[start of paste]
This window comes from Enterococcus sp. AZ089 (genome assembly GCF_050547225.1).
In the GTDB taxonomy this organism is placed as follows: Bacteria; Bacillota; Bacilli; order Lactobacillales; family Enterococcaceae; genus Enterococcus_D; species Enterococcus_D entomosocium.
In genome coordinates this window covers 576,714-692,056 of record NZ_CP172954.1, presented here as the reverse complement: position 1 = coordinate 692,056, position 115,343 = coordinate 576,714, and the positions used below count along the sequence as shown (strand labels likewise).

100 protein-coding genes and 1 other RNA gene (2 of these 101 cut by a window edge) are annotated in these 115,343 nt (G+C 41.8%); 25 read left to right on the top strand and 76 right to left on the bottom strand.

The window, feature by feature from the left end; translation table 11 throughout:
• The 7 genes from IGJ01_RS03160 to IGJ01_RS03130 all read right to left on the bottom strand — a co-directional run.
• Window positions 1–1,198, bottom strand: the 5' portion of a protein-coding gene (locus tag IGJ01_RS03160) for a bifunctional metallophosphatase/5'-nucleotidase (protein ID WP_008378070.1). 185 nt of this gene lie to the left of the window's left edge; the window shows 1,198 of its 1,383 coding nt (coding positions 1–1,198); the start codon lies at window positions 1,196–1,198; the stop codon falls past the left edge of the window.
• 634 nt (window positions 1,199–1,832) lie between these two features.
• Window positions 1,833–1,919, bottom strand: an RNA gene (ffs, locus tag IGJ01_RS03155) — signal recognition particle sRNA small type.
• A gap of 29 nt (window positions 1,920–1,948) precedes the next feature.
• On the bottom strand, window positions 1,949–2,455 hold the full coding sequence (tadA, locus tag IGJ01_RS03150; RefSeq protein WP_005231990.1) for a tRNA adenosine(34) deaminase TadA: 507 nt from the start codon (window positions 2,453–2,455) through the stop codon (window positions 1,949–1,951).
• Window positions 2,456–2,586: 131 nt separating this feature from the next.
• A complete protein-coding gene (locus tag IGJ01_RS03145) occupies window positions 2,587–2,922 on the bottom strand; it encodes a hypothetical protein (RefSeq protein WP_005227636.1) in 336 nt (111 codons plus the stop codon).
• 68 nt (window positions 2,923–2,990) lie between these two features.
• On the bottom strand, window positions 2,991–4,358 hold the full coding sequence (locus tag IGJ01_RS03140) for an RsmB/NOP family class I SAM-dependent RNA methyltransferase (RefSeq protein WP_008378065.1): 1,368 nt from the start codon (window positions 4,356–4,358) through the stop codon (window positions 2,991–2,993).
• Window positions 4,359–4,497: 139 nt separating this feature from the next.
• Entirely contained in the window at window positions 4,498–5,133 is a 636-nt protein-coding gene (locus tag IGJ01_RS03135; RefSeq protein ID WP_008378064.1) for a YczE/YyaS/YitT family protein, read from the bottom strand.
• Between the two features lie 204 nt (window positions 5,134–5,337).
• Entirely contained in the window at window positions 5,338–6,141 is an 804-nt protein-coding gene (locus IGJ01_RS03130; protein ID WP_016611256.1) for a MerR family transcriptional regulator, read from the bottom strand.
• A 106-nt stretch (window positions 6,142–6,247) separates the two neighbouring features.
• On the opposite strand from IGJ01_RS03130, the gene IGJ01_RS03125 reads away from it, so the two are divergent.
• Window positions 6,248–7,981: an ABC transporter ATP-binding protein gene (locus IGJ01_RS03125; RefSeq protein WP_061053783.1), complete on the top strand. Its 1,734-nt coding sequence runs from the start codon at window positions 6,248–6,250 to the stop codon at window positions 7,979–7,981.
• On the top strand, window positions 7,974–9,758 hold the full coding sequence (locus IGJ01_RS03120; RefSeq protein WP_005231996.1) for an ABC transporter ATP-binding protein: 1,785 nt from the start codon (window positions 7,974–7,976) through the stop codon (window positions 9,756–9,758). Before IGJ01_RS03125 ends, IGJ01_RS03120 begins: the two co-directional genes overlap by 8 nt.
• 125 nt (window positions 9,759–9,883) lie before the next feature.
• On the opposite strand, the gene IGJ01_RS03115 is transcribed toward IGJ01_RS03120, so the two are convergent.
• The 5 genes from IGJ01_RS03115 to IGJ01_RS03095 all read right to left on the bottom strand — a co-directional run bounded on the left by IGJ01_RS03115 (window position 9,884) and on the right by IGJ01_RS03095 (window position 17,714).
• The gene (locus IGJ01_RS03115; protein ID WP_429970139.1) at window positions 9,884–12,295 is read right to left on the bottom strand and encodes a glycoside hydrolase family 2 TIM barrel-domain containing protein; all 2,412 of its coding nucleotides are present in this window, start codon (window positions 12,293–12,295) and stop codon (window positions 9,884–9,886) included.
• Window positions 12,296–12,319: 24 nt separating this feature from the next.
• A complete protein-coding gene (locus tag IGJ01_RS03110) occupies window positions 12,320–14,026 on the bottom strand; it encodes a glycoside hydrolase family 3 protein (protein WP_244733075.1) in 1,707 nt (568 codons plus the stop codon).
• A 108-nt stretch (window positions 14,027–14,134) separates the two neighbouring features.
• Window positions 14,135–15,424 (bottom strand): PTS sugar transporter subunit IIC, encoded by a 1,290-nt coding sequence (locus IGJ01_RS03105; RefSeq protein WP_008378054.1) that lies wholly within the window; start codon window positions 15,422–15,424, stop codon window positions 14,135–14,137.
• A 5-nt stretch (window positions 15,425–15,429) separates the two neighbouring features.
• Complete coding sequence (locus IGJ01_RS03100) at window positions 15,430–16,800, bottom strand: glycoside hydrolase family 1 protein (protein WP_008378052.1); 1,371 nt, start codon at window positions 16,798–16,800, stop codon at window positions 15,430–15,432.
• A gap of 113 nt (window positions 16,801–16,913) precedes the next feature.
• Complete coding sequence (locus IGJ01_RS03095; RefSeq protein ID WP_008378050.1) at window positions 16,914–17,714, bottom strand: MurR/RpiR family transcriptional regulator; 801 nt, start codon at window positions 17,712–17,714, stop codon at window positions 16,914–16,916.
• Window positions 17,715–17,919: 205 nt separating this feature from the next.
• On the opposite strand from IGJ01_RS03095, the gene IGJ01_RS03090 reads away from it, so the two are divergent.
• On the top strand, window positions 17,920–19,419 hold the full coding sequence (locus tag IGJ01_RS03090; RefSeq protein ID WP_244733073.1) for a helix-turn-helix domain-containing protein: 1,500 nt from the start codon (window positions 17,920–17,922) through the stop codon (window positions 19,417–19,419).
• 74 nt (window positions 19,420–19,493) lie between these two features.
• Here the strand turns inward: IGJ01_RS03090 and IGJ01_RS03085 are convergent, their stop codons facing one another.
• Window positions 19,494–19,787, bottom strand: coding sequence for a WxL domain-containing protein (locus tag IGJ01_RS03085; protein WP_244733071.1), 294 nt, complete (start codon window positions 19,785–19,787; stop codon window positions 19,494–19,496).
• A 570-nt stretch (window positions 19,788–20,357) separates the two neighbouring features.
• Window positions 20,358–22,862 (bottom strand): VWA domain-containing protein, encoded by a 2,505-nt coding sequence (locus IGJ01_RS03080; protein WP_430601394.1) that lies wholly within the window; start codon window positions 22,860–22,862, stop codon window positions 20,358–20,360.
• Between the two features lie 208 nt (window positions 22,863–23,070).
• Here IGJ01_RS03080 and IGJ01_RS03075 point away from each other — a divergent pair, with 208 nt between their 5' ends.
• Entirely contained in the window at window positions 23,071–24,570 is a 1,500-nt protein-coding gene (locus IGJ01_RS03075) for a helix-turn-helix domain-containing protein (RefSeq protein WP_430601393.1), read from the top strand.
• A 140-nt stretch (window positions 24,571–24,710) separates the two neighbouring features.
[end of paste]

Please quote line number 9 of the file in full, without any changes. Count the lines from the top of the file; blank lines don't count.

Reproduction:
• Window positions 1,833–1,919, bottom strand: an RNA gene (ffs, locus tag IGJ01_RS03155) — signal recognition particle sRNA small type.